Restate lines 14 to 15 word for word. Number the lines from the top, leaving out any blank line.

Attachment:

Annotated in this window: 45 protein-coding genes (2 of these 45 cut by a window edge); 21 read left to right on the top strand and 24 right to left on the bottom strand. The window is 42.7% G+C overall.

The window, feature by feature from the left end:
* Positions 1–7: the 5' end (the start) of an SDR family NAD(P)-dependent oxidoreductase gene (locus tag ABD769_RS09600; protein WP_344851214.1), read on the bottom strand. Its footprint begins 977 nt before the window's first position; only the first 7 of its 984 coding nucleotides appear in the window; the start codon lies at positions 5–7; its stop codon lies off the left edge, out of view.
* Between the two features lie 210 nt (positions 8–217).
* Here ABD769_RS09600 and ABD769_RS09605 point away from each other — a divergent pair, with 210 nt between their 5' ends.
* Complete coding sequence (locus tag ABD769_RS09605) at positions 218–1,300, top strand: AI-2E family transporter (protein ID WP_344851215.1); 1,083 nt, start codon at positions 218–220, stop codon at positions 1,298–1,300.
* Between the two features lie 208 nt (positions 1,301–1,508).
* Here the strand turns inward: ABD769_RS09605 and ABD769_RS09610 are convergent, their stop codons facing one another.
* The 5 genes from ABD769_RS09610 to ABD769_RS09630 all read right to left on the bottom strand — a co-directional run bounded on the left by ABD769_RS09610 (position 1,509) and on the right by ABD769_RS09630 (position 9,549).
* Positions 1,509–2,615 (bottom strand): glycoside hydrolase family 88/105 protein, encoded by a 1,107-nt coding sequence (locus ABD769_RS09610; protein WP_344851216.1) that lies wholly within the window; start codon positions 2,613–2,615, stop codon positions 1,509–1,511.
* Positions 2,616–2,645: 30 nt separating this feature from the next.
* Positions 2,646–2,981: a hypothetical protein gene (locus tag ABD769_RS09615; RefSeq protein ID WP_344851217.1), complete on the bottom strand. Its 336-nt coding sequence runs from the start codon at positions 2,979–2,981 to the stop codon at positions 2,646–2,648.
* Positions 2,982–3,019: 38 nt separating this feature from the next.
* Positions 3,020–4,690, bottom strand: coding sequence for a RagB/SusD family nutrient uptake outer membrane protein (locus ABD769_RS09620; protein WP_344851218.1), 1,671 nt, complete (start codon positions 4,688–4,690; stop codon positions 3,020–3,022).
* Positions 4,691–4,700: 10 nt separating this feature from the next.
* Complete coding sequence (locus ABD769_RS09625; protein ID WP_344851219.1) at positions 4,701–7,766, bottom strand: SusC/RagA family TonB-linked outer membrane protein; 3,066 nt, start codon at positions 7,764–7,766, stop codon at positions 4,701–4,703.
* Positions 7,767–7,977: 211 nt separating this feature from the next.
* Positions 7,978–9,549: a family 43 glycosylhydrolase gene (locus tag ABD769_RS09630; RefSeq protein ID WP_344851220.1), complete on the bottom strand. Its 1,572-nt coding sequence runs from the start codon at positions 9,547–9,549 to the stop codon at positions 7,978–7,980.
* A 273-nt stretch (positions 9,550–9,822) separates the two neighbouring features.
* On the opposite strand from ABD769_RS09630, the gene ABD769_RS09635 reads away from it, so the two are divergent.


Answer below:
* Positions 3,020–4,690, bottom strand: coding sequence for a RagB/SusD family nutrient uptake outer membrane protein (locus ABD769_RS09620; protein WP_344851218.1), 1,671 nt, complete (start codon positions 4,688–4,690; stop codon positions 3,020–3,022).
* Positions 4,691–4,700: 10 nt separating this feature from the next.